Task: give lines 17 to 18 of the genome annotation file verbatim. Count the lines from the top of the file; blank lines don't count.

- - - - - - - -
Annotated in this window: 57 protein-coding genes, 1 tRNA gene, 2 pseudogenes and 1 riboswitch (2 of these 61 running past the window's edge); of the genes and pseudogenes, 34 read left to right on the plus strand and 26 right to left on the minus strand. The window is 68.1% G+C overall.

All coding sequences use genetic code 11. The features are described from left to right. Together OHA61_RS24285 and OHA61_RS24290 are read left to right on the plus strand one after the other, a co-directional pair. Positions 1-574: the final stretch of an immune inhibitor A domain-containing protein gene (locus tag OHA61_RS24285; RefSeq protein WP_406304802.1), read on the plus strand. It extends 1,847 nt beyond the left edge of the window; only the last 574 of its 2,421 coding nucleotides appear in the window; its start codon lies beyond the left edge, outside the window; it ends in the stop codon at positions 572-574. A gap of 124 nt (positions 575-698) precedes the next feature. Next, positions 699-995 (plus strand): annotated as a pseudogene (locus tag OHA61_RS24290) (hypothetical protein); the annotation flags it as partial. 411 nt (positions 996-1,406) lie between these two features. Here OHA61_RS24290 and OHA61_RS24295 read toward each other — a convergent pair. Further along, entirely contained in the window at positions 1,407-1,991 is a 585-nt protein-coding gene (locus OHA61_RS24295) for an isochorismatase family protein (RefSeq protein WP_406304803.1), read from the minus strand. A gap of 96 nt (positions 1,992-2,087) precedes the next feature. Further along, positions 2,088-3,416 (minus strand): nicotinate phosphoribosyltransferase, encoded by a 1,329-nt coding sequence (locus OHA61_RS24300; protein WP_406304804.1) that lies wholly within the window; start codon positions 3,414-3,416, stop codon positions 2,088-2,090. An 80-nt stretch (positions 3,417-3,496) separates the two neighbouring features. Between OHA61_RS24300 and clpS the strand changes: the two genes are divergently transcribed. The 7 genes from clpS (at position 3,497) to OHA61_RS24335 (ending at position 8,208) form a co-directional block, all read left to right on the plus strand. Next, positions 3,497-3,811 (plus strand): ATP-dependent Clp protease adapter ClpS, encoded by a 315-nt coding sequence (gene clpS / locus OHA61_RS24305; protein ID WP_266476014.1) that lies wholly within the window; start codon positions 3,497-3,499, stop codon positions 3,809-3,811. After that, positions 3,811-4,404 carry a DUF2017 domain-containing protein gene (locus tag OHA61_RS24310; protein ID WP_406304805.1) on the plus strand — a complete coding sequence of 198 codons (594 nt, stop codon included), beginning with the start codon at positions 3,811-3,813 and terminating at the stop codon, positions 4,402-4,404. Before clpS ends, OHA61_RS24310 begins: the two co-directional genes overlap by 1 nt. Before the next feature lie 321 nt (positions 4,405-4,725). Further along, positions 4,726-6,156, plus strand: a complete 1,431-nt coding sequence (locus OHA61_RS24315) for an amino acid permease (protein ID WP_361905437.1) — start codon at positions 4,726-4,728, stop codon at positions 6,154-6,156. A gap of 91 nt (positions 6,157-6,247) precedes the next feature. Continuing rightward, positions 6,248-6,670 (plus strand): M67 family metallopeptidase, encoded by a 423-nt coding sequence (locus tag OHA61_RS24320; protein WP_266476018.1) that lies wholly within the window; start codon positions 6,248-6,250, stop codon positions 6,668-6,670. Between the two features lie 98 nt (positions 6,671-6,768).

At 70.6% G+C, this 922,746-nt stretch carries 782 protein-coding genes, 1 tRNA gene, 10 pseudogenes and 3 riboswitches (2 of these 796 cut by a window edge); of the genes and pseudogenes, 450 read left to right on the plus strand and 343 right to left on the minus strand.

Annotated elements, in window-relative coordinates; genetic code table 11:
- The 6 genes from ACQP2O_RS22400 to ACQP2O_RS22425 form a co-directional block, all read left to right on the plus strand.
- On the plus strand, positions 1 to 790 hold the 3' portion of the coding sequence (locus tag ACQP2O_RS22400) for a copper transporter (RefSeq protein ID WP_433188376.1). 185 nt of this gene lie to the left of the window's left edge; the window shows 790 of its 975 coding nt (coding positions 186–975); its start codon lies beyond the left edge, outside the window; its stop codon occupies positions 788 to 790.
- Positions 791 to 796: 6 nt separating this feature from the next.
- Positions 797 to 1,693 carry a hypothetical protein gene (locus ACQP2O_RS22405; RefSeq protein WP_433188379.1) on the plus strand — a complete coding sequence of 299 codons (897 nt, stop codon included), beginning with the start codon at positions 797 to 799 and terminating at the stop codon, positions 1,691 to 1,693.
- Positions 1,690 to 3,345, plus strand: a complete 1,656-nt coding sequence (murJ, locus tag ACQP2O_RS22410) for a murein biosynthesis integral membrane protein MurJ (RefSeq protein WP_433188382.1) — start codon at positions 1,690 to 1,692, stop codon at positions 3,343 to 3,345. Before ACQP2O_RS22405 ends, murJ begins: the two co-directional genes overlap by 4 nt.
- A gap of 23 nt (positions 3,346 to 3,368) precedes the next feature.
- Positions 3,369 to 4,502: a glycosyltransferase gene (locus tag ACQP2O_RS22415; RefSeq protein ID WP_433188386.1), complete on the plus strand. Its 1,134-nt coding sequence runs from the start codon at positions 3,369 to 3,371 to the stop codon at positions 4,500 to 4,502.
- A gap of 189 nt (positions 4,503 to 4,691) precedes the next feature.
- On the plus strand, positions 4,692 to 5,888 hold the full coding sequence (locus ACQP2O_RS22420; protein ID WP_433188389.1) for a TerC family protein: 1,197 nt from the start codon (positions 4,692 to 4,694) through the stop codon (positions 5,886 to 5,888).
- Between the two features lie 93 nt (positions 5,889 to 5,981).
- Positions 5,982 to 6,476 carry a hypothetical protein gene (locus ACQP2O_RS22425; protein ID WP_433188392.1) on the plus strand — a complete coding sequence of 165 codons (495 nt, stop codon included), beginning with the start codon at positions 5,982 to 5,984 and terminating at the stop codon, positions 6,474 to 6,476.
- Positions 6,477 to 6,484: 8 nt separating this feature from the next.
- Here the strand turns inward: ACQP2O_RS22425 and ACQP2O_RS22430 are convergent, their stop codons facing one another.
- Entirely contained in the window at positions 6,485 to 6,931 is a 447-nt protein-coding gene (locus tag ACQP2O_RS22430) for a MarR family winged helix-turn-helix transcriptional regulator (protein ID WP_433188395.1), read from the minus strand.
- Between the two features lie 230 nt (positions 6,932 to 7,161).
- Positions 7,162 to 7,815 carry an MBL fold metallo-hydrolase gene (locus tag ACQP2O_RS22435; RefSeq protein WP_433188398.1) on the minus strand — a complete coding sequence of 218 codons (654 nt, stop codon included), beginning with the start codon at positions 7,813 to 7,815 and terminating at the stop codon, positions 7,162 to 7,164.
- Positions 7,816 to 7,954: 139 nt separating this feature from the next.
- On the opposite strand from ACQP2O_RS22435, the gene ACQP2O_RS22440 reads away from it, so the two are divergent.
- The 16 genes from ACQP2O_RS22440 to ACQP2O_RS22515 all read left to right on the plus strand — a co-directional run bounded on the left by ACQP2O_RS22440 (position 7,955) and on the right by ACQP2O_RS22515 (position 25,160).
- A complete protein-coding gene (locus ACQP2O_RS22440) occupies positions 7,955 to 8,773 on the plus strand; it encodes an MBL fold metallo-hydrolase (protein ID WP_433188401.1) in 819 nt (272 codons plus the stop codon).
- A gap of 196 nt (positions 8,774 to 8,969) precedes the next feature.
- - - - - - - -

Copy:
- Here the strand turns inward: ACQP2O_RS22425 and ACQP2O_RS22430 are convergent, their stop codons facing one another.
- Entirely contained in the window at positions 6,485 to 6,931 is a 447-nt protein-coding gene (locus tag ACQP2O_RS22430) for a MarR family winged helix-turn-helix transcriptional regulator (protein ID WP_433188395.1), read from the minus strand.